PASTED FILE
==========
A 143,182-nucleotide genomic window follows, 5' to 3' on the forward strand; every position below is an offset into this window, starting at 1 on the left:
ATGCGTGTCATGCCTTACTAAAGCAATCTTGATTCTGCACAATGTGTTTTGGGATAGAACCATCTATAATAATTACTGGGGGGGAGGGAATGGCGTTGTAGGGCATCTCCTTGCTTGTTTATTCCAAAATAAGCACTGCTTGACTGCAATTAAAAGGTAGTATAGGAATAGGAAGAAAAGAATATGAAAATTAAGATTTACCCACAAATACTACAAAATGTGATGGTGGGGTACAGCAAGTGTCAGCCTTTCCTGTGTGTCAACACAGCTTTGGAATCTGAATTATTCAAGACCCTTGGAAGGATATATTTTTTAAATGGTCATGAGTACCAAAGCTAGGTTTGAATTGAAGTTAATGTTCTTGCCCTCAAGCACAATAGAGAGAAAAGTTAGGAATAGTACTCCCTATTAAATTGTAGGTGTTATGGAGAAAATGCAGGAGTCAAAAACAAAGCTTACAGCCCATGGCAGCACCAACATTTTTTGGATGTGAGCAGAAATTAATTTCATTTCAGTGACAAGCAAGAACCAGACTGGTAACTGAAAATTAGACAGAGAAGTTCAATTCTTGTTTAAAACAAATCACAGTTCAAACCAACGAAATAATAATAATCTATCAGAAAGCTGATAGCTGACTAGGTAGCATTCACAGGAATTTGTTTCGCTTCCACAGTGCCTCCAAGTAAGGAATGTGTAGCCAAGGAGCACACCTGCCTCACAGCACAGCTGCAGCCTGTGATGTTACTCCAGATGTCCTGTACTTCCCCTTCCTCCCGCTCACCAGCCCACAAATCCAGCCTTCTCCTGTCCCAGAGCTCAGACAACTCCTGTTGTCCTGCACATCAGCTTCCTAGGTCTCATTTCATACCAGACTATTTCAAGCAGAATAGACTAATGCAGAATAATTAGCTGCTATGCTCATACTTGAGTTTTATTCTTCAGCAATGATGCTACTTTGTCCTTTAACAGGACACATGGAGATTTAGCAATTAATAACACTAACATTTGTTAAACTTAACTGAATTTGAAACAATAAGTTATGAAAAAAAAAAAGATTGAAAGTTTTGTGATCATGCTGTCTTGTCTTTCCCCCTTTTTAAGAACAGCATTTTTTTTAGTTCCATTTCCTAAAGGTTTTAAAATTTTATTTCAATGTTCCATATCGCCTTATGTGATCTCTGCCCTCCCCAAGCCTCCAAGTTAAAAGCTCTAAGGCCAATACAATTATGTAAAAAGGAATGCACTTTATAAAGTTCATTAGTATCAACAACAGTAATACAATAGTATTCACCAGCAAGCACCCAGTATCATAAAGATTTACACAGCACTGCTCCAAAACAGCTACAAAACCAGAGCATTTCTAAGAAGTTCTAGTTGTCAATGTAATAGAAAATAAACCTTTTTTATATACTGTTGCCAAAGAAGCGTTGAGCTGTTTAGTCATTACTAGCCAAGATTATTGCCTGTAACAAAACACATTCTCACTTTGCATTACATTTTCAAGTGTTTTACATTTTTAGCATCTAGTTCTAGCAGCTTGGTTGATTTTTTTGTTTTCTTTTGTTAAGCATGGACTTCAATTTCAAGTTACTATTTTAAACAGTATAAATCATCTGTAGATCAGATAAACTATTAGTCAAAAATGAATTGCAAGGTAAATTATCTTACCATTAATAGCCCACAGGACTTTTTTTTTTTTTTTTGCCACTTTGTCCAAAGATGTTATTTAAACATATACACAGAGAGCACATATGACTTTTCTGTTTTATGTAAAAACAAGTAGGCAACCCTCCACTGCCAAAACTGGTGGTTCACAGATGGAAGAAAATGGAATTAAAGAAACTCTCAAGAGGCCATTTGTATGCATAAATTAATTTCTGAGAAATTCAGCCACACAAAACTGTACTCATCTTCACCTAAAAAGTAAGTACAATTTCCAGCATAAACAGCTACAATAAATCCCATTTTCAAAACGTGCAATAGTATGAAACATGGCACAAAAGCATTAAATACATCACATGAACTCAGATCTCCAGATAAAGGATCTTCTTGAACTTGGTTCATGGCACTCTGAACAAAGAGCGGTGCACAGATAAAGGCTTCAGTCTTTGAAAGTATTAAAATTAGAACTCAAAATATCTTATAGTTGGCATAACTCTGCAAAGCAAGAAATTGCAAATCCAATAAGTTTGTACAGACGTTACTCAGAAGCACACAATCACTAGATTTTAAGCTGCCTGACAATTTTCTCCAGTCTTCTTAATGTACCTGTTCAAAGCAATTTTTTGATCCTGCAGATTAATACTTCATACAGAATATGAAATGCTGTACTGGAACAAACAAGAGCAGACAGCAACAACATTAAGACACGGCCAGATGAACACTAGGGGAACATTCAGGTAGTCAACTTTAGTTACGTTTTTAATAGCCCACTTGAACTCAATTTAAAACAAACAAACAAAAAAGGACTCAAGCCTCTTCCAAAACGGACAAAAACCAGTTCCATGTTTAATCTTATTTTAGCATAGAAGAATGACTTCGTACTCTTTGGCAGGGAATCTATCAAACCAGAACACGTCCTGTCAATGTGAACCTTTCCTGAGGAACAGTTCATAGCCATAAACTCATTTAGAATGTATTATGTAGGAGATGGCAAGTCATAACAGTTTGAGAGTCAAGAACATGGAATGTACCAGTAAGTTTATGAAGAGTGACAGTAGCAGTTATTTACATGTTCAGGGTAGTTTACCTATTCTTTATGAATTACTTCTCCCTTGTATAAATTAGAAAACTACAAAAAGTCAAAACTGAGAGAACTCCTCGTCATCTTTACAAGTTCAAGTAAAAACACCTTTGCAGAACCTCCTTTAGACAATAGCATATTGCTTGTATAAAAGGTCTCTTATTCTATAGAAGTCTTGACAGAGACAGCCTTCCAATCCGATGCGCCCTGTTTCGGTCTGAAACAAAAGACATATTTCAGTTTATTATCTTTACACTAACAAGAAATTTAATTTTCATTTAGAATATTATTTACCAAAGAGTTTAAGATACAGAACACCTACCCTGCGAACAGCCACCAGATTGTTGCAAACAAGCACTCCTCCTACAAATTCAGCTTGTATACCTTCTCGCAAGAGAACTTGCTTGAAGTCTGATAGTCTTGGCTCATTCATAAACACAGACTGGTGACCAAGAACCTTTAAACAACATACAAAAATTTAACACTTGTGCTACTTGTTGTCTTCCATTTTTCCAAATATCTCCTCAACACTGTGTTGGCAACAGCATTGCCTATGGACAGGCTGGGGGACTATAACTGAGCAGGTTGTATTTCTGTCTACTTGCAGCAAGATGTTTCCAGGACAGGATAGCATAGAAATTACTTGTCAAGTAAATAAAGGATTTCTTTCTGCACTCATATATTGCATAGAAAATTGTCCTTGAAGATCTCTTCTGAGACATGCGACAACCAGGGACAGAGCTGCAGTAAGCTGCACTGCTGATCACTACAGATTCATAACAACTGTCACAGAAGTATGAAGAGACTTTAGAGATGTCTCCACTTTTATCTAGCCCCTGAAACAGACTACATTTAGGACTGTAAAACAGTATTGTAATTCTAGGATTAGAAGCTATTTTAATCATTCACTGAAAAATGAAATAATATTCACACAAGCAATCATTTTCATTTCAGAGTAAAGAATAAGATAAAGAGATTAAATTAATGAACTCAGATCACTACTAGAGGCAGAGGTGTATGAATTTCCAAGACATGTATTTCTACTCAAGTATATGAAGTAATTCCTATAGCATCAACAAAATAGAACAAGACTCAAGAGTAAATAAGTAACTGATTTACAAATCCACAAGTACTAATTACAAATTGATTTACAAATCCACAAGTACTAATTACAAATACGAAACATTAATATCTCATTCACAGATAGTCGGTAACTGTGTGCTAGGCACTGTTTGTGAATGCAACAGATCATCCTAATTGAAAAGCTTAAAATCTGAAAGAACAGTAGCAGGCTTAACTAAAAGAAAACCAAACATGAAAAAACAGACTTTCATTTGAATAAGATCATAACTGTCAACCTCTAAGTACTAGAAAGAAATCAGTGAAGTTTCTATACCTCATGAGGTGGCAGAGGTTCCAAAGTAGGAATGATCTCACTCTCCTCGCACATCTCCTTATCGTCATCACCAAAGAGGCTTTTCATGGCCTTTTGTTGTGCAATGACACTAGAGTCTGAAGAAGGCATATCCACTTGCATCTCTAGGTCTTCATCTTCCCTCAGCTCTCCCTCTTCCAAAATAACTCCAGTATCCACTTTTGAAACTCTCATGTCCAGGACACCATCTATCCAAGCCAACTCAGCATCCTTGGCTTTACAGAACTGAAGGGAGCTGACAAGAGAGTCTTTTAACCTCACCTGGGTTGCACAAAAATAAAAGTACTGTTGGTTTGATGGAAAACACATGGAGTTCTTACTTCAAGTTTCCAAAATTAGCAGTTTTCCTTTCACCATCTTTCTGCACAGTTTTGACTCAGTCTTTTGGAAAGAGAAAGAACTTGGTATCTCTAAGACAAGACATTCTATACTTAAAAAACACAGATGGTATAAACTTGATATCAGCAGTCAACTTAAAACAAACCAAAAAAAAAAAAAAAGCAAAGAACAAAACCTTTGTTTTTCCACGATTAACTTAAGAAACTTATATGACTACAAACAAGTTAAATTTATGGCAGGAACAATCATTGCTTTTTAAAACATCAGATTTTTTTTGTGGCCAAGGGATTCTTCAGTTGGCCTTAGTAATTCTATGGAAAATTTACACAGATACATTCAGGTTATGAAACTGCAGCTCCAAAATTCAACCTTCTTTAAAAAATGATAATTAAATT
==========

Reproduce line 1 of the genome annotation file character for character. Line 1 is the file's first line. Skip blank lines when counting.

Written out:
A 143,182-nucleotide genomic window follows, 5' to 3' on the forward strand; every position below is an offset into this window, starting at 1 on the left: